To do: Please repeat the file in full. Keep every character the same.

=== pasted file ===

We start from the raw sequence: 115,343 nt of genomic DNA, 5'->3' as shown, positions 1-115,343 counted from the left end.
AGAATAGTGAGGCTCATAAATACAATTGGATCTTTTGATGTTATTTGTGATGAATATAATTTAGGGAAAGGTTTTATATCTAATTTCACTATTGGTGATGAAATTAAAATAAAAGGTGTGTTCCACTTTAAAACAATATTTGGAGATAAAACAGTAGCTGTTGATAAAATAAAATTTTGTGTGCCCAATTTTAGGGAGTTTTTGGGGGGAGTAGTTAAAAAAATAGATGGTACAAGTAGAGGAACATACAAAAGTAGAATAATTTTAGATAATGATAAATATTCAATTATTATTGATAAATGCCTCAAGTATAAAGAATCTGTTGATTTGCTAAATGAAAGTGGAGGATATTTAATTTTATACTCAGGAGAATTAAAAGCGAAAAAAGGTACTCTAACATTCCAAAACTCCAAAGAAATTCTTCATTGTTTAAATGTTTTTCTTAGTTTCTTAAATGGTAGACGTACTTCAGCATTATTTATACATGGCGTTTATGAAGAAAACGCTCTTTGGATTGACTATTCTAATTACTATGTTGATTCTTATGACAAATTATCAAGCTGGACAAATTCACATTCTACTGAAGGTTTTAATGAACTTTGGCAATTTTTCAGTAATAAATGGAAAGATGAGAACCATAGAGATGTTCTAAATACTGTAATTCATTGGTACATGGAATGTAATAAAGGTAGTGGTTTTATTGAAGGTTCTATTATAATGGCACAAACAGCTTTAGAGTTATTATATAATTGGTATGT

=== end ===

We start from the raw sequence: 115,343 nt of genomic DNA, 5'->3' as shown, positions 1-115,343 counted from the left end.
AGAATAGTGAGGCTCATAAATACAATTGGATCTTTTGATGTTATTTGTGATGAATATAATTTAGGGAAAGGTTTTATATCTAATTTCACTATTGGTGATGAAATTAAAATAAAAGGTGTGTTCCACTTTAAAACAATATTTGGAGATAAAACAGTAGCTGTTGATAAAATAAAATTTTGTGTGCCCAATTTTAGGGAGTTTTTGGGGGGAGTAGTTAAAAAAATAGATGGTACAAGTAGAGGAACATACAAAAGTAGAATAATTTTAGATAATGATAAATATTCAATTATTATTGATAAATGCCTCAAGTATAAAGAATCTGTTGATTTGCTAAATGAAAGTGGAGGATATTTAATTTTATACTCAGGAGAATTAAAAGCGAAAAAAGGTACTCTAACATTCCAAAACTCCAAAGAAATTCTTCATTGTTTAAATGTTTTTCTTAGTTTCTTAAATGGTAGACGTACTTCAGCATTATTTATACATGGCGTTTATGAAGAAAACGCTCTTTGGATTGACTATTCTAATTACTATGTTGATTCTTATGACAAATTATCAAGCTGGACAAATTCACATTCTACTGAAGGTTTTAATGAACTTTGGCAATTTTTCAGTAATAAATGGAAAGATGAGAACCATAGAGATGTTCTAAATACTGTAATTCATTGGTACATGGAATGTAATAAAGGTAGTGGTTTTATTGAAGGTTCTATTATAATGGCACAAACAGCTTTAGAGTTATTATATAATTGGTATGT